Cleaning & Restoration Association News

Wood Floor Cleaning Systems Make the Grade

July 12, 2001
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Adding wood floor cleaning to your services menu will increase your customer base, and your bottom line!

The popularity of hard surface floors in residential homes continues to grow and shows no signs of slowing down. One of the most popular hard surfaces being installed is wood.

As these floors age, they will need refinishing. In years past, this process meant resanding, staining and sealing/finishing. Most customers don’t like their home full of sanding dust that takes weeks to clean up, nor do they like the duration or price associated with the refinishing process.

Complete refinishing can be very expensive. Most homeowners aren’t aware of the methods or the manufacturers who make wood floor cleaning systems that allow hard floor maintenance technicians to refinish floors without sanding.

Considering the increase of wood flooring used in homes today, and the fact that most of the “modern” wood floors are at the age where they need to be cleaned, ask yourself if you should consider adding wood floor cleaning to the list of services you offer. Wood floors are going to be around for a long time to come. If you don’t clean them for your customers, then who will? Your competitor!

The Fear Factor

Some people believe that you shouldn’t attempt to clean wood floors unless you’re an expert. The considerable number of wood types is enough to make any floor care professional think twice about cleaning them.

Knowing the specific type of wood you are cleaning is a good idea, but it’s not vital. The most important thing to know is what is on the floor. Over time, you will be expected to know the different types of wood, their characteristics, and how they respond to cleaning. Libraries, retailers, floor re-finishers, installers, wood floor covering associations, cabinet makers, schools, seminars and even the Internet are good sources for learning more about wood.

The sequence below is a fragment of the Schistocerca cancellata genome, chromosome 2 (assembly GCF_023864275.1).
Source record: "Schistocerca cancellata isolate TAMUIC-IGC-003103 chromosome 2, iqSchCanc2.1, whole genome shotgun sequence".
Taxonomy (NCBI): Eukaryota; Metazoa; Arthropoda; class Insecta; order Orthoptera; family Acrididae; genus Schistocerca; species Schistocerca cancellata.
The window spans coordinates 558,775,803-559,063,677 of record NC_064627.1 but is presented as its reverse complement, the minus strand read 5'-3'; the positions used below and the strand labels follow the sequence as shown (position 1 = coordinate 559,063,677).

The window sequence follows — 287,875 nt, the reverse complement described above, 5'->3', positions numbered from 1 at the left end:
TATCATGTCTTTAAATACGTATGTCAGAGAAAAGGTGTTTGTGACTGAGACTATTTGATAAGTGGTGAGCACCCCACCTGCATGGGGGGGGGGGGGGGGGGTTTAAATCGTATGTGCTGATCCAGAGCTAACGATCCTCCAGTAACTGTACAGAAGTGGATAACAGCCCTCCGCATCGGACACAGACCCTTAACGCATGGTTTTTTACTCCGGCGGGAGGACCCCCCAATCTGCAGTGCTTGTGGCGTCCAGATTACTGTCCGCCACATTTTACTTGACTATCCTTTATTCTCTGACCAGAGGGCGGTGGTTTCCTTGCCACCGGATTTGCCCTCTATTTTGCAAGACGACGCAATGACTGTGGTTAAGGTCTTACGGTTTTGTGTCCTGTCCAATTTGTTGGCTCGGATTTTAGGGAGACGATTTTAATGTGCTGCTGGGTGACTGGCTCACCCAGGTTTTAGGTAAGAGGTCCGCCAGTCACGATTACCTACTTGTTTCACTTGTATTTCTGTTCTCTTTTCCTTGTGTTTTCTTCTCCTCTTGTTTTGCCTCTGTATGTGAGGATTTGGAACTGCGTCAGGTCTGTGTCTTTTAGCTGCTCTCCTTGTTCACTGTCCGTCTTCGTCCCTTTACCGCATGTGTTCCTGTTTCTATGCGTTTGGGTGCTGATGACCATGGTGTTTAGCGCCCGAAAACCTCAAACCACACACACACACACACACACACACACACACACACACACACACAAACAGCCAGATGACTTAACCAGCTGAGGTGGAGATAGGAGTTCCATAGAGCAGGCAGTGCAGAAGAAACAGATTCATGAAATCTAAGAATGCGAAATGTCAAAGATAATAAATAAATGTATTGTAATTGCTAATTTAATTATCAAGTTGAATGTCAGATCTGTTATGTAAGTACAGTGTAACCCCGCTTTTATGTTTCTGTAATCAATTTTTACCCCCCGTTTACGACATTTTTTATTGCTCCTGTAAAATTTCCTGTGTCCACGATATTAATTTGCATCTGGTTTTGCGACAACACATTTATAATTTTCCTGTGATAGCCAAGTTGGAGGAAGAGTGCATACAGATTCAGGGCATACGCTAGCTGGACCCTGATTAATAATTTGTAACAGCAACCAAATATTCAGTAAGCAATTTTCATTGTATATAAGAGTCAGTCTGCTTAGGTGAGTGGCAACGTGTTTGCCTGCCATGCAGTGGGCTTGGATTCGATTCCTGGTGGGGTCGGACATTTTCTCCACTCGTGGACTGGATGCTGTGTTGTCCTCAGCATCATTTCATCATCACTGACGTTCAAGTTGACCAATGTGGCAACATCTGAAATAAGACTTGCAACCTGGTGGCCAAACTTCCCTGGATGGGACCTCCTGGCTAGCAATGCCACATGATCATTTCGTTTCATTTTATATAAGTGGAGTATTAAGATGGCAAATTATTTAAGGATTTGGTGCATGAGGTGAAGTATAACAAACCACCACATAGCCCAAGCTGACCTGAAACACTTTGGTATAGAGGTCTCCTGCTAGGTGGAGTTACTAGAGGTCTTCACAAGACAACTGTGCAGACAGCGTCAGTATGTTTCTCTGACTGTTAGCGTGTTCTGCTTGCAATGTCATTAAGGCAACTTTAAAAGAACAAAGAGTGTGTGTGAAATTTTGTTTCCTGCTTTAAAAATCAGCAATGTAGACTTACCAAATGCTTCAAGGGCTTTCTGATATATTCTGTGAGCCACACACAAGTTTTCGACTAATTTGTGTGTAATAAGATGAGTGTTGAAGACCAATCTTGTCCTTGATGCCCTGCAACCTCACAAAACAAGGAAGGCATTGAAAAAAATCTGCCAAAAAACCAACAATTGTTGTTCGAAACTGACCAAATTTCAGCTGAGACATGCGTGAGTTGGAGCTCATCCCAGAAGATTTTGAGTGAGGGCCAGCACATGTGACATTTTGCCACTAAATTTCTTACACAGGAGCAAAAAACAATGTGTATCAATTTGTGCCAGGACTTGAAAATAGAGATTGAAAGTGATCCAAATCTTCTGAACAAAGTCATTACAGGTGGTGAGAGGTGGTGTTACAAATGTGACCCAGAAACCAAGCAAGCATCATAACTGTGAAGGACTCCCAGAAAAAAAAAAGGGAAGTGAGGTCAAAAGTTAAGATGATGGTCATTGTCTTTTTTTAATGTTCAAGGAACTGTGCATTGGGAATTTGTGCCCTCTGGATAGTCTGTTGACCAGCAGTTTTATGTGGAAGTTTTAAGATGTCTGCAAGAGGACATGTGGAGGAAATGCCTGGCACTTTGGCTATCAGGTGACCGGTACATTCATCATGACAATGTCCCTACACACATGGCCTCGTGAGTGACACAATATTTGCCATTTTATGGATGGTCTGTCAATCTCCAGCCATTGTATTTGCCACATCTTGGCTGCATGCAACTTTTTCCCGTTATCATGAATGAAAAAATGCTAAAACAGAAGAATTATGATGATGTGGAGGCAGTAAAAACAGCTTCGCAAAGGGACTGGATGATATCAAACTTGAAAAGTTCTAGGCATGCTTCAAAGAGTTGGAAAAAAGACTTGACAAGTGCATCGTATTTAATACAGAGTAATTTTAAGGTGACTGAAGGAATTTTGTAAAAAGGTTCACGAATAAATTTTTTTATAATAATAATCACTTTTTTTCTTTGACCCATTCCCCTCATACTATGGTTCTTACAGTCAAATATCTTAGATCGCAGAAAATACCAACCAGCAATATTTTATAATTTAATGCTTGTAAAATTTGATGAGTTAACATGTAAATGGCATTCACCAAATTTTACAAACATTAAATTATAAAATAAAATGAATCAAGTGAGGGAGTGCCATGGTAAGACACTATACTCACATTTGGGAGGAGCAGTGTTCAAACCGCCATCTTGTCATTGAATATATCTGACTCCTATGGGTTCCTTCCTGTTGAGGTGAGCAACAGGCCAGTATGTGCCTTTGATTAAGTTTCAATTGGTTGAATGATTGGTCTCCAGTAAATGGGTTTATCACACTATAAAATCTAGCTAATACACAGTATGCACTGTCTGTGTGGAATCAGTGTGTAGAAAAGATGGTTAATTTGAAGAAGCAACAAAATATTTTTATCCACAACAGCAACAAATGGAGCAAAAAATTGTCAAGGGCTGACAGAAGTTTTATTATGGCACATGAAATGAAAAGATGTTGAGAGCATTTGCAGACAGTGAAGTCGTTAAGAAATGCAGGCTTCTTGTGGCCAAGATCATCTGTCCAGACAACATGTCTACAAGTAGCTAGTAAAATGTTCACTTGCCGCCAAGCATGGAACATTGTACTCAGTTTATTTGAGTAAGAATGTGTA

Why is it so important to know what is on the floor? It’s important because you will be cleaning the sealant and protectant applied to the floor, and not the floor itself. Manufacturers and installers use permanent sealers/finishes to seal and protect floors from wear, soiling, moisture, scratching, oils, greases and other damaging substances. Water-borne or water-based urethanes, oil modified solvent base urethane or polyurethane, and catalyzed finishes are examples of permanent finishes.

It doesn’t matter if the floor is a factory made prefinished engineered floor with a backed-on UV finish, or a solid wood floor that was sanded, stained and sealed/finished on location. As long as there is an adequate amount of protection on the floor, you can clean it with one of the many cleanings system available today. Check with your local supplier to see which system they have available.

These systems are similar to the light- or top-scrub, and recoat procedure used to maintain VCT in that it requires much of the same equipment and supplies, and the procedures are similar.

Most systems use the following equipment, chemicals and procedures: Equipment; broom; dust mop; dustpan; trashcan liners to dispose of the debris; standard 175-floor machine with pad driver; appropriate pad; appropriate mop head; mop handle and holder; mop bucket and wringer; edge-cleaning tool with appropriate pad; appropriate scrapers and or scrubbies; scratch and dent repair kit; track-off mat; and safety signs, cones and/or tape.

Note: The system used and their specifications will determine the appropriate pad, mop head, scrapers and scrubbies to use. Always follow manufacturer recommendations and instructions.


The cleaning system you use and the manufacturer’s directions will dictate which chemical product you use. However, most of these chemicals are generally neutral floor cleaners formulated for wood.


The following are general procedures most systems employ: sweep and dust mop the floor; repair scratches and gouges; apply cleaning solution per manufacturer directions; clean with 175-RPM machine and special pad; remove cleaning solution; and apply finish.

To avoid any errors, check the manufacturers directions for specific instructions.


After recently attending two different seminars/schools, I found that cleaning today’s wood floor products are not difficult to clean. However, I still recommend seeking professional training before venturing out and cleaning wood floors.

Check with your local supplier for upcoming schools, or give me a call. There is a lot of potential here—the market is wide open. With a little training, you too can be a professional wood floor cleaner.

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